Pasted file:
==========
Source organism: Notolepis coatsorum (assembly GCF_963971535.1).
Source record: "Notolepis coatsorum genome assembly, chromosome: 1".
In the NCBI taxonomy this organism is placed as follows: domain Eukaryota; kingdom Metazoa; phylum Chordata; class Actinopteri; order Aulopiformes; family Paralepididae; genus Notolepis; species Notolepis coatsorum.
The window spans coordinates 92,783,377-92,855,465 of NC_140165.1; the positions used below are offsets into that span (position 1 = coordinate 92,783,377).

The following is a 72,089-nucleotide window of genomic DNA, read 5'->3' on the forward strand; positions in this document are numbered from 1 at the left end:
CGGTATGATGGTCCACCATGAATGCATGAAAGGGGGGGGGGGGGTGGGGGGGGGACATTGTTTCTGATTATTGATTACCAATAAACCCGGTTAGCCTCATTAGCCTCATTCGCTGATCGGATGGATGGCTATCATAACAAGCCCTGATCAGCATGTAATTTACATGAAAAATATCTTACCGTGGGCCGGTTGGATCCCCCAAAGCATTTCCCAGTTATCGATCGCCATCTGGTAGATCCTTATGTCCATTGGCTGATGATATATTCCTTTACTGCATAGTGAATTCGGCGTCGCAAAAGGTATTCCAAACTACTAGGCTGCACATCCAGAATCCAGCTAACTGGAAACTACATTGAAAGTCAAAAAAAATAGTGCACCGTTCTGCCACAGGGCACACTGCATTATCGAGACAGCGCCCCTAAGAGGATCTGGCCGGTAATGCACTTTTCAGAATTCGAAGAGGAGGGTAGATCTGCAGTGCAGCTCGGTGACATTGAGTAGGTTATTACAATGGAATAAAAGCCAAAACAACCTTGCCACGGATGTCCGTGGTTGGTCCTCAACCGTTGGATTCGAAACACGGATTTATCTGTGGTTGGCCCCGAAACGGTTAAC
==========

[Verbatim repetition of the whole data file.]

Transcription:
Source organism: Notolepis coatsorum (assembly GCF_963971535.1).
Source record: "Notolepis coatsorum genome assembly, chromosome: 1".
In the NCBI taxonomy this organism is placed as follows: domain Eukaryota; kingdom Metazoa; phylum Chordata; class Actinopteri; order Aulopiformes; family Paralepididae; genus Notolepis; species Notolepis coatsorum.
The window spans coordinates 92,783,377-92,855,465 of NC_140165.1; the positions used below are offsets into that span (position 1 = coordinate 92,783,377).

The following is a 72,089-nucleotide window of genomic DNA, read 5'->3' on the forward strand; positions in this document are numbered from 1 at the left end:
CGGTATGATGGTCCACCATGAATGCATGAAAGGGGGGGGGGGGGTGGGGGGGGGACATTGTTTCTGATTATTGATTACCAATAAACCCGGTTAGCCTCATTAGCCTCATTCGCTGATCGGATGGATGGCTATCATAACAAGCCCTGATCAGCATGTAATTTACATGAAAAATATCTTACCGTGGGCCGGTTGGATCCCCCAAAGCATTTCCCAGTTATCGATCGCCATCTGGTAGATCCTTATGTCCATTGGCTGATGATATATTCCTTTACTGCATAGTGAATTCGGCGTCGCAAAAGGTATTCCAAACTACTAGGCTGCACATCCAGAATCCAGCTAACTGGAAACTACATTGAAAGTCAAAAAAAATAGTGCACCGTTCTGCCACAGGGCACACTGCATTATCGAGACAGCGCCCCTAAGAGGATCTGGCCGGTAATGCACTTTTCAGAATTCGAAGAGGAGGGTAGATCTGCAGTGCAGCTCGGTGACATTGAGTAGGTTATTACAATGGAATAAAAGCCAAAACAACCTTGCCACGGATGTCCGTGGTTGGTCCTCAACCGTTGGATTCGAAACACGGATTTATCTGTGGTTGGCCCCGAAACGGTTAAC